Evaluation of the implementation of family life and HIV education programme in Nigeria
African Journal of Reproductive Health
Department of Psychology, University of Ibadan, Nigeria; Department of Sociology, University of Ibadan, Nigeria; Africa Regional Centre for Information Science, University of Ibadan and Department of Information Science, University of South Africa, Pretor
Family Life and HIV Education (FLHE) programme was introduced nationwide in Nigeria in 2003. Since then little is known about the patterns of its implementation across the states in the six geo-political zones in Nigeria. This study represents an attempt to fill this lacuna in the FLHE literature in Nigeria. Quantitative data was collected from the Federal Ministry of Education and the State Ministries of Education on all salient aspects of FLHE implementation. The findings from data collected in 35 states and the Abuja Federal Capital Territory show large variations in the year of adoption of the programme, level of implementation of the programme, the proportion of implementing schools that are reporting to the coordinating government ministries/agencies, the level to which schools have been supplied with relevant curriculum, and promptness of distribution of materials across the zones. All these indices did not show significant level of interdependence. In general, there were higher levels of FLHE activities in the South than the North. Several problems affect implementation of FLHE in Nigeria, most of which will require increased financial and technical support from government and other organizations. The FLHE programme has had positive effects in the states and among schools where the implementation has been effective, underscoring the need for a more effective implementation of the programmes throughout the country. © 2015, Women's Health and Action Research Centre. All rights reserved.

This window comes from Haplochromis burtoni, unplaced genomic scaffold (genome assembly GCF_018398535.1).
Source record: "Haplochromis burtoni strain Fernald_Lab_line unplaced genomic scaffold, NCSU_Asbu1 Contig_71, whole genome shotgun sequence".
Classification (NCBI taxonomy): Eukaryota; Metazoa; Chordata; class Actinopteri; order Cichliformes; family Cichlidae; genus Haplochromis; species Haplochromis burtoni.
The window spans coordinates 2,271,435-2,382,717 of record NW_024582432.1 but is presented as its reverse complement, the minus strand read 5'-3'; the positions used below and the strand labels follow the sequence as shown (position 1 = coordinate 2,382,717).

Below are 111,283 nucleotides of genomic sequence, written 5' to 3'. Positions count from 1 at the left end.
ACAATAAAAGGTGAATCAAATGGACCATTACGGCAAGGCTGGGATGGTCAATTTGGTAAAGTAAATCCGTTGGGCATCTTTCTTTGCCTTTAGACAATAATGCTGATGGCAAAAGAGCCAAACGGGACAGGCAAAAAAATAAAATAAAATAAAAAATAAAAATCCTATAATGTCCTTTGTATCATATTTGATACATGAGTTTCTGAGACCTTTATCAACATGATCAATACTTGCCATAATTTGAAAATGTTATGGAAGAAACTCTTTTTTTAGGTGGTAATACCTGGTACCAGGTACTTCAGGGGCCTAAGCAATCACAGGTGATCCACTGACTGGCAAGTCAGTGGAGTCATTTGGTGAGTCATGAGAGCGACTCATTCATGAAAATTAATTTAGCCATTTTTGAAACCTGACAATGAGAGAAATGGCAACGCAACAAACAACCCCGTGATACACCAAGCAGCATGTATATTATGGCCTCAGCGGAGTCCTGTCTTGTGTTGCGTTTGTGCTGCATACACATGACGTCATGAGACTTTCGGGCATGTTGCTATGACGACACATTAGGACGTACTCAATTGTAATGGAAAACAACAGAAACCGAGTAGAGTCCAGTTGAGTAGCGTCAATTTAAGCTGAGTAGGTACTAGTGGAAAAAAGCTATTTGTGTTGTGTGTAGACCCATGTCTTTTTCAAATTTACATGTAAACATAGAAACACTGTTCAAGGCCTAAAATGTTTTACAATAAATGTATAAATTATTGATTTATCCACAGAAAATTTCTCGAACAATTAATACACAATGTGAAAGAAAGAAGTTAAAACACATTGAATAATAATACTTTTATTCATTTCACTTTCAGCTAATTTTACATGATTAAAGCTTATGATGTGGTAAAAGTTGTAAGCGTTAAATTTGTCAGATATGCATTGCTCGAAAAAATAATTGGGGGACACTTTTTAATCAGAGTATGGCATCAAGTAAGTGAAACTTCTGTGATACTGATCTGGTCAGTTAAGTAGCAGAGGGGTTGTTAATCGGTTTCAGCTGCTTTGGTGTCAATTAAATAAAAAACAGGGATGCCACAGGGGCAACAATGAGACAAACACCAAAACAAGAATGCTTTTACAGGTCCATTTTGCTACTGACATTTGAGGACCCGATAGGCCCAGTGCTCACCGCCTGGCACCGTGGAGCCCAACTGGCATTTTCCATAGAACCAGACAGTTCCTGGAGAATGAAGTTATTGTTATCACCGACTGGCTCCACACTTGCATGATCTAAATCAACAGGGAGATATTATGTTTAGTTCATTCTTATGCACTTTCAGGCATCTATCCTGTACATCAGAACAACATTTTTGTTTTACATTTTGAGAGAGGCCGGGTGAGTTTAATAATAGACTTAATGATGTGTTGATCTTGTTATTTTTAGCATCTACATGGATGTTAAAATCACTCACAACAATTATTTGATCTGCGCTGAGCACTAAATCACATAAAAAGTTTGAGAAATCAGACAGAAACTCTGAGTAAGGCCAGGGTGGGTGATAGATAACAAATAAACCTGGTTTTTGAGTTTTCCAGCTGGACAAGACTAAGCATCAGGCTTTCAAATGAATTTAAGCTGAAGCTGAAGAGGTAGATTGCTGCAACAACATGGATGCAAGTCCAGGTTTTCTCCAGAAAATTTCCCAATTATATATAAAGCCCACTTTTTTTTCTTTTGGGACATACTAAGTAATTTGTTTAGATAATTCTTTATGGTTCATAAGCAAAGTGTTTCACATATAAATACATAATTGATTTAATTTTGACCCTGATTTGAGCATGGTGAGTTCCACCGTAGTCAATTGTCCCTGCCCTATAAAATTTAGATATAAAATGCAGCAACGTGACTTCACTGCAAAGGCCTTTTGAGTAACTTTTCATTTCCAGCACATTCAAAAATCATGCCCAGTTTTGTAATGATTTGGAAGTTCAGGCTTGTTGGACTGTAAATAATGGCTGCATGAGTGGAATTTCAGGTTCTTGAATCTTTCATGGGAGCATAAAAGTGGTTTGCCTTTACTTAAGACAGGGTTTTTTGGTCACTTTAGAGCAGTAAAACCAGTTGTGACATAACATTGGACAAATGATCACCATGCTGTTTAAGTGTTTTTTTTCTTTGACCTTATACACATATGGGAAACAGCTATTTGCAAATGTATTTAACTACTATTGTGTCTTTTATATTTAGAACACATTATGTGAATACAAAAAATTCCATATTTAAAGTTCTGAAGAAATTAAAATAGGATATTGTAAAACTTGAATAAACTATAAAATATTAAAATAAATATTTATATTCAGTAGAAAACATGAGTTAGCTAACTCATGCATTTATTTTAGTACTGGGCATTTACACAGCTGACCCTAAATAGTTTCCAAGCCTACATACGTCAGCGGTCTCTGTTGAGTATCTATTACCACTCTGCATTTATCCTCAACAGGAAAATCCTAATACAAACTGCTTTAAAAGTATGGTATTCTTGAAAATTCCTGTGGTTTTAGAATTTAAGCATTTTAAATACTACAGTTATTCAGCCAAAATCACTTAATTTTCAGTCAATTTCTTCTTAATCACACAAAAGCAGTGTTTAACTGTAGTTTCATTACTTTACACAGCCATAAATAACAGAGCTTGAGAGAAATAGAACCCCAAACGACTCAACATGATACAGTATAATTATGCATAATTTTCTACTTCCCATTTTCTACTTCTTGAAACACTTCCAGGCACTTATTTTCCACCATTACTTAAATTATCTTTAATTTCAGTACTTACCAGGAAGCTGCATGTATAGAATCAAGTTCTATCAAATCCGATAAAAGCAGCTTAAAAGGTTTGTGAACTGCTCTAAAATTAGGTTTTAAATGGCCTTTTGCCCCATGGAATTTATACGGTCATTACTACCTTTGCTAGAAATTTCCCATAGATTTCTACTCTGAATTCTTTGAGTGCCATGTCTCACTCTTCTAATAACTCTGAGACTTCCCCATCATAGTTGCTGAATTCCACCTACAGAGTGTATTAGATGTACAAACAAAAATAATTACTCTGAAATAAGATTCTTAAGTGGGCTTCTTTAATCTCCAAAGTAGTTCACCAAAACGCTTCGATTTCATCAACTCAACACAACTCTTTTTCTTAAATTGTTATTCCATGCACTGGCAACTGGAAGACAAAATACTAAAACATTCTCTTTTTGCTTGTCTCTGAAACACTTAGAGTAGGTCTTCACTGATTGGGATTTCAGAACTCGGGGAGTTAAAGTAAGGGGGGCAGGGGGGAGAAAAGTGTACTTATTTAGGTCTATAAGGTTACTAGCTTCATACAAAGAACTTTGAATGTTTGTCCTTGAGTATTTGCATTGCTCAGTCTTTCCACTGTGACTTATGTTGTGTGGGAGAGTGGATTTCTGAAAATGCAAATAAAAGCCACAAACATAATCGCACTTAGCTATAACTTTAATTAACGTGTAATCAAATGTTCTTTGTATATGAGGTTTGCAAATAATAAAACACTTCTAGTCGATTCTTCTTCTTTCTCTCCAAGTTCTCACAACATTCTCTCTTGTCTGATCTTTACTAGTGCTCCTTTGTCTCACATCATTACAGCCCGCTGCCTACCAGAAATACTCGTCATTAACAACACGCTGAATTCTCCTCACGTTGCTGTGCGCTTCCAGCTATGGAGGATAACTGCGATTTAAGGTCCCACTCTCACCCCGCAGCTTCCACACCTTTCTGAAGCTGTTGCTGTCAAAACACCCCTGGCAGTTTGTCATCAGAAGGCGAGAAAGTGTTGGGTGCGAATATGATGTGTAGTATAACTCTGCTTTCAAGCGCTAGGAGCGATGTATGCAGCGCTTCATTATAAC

curriculum; economics; HIV Infections; human; Nigeria; organization and management; program evaluation; sexual education; Curriculum; HIV Infections; Humans; Nigeria; Program Evaluation; Sex Education